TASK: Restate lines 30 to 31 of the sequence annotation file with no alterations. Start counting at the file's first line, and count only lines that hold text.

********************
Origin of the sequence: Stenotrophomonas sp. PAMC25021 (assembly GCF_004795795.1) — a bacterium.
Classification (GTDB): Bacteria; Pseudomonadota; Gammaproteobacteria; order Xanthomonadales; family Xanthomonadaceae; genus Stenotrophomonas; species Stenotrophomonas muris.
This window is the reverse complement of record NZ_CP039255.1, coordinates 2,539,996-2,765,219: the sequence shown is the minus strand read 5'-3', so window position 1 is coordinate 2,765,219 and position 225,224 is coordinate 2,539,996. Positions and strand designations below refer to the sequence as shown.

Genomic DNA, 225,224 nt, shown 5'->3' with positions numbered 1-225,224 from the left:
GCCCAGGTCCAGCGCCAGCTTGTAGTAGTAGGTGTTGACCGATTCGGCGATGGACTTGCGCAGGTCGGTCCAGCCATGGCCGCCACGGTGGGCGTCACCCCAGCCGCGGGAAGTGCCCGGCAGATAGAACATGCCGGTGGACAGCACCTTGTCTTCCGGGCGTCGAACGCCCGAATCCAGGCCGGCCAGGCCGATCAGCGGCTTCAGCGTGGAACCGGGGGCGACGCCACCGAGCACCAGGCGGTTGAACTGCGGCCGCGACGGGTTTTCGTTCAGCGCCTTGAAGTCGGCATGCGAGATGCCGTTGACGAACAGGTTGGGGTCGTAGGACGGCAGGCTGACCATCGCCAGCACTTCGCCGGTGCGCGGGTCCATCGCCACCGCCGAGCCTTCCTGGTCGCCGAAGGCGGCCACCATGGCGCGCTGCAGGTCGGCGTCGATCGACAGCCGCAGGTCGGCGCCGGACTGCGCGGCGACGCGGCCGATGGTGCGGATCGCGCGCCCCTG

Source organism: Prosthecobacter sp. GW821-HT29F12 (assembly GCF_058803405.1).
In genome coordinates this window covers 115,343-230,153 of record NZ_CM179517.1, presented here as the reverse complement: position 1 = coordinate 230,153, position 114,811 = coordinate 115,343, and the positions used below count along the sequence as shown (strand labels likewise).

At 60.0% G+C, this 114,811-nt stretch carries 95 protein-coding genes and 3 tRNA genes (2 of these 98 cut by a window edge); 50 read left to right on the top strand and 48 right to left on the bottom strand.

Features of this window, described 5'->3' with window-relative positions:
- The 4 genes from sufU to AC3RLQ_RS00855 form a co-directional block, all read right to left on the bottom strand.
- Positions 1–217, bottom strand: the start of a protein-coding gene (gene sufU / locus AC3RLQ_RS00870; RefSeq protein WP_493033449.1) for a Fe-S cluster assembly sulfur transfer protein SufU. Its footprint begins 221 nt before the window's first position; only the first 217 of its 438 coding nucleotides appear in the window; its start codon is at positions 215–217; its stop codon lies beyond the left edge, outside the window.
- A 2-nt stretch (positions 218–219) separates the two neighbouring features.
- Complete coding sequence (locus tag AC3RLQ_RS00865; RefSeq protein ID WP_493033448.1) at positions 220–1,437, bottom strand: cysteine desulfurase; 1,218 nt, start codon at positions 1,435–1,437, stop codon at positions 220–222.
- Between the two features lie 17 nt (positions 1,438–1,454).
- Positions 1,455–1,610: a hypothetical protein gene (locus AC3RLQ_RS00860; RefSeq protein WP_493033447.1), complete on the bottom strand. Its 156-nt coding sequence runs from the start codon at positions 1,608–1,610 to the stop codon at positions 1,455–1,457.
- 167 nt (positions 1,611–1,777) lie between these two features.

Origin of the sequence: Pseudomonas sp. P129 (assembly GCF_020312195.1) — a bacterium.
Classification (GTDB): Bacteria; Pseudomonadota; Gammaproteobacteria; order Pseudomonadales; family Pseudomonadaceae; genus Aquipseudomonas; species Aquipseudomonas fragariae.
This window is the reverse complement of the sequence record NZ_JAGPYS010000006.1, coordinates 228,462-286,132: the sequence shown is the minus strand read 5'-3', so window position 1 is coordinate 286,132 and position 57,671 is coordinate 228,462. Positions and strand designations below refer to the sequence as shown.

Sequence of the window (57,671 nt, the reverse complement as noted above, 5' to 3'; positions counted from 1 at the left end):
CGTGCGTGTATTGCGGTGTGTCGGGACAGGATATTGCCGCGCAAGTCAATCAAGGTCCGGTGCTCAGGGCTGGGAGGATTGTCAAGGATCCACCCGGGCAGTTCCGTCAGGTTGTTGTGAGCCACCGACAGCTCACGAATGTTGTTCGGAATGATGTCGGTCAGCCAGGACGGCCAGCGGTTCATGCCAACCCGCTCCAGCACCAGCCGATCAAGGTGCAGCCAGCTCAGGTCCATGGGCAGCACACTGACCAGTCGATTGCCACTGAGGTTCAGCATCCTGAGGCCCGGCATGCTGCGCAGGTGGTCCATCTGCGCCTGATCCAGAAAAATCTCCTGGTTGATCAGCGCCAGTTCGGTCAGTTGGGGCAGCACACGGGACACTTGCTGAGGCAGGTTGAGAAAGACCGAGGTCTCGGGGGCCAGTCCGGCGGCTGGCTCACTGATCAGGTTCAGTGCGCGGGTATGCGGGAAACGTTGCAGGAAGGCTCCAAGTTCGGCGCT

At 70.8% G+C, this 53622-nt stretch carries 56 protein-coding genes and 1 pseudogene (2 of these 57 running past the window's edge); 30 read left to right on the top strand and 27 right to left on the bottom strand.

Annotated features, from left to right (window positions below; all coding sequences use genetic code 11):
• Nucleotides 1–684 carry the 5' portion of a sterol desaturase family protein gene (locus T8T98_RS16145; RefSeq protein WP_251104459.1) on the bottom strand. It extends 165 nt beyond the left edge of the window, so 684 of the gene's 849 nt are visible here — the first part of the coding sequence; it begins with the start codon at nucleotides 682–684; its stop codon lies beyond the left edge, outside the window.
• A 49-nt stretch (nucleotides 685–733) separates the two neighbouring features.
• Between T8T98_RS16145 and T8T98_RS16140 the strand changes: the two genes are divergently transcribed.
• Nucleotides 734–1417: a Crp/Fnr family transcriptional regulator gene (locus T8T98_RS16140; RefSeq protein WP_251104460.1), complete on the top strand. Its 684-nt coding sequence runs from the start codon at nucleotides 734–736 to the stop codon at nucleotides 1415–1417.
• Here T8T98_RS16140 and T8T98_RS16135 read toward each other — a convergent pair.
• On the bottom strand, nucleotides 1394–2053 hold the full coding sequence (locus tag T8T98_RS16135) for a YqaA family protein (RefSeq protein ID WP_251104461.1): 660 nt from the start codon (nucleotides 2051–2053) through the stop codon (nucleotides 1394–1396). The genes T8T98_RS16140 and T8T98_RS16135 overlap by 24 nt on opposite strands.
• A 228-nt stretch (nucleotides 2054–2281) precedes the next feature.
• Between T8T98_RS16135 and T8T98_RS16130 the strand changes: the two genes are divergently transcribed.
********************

• A 228-nt stretch (nucleotides 2054–2281) precedes the next feature.
• Between T8T98_RS16135 and T8T98_RS16130 the strand changes: the two genes are divergently transcribed.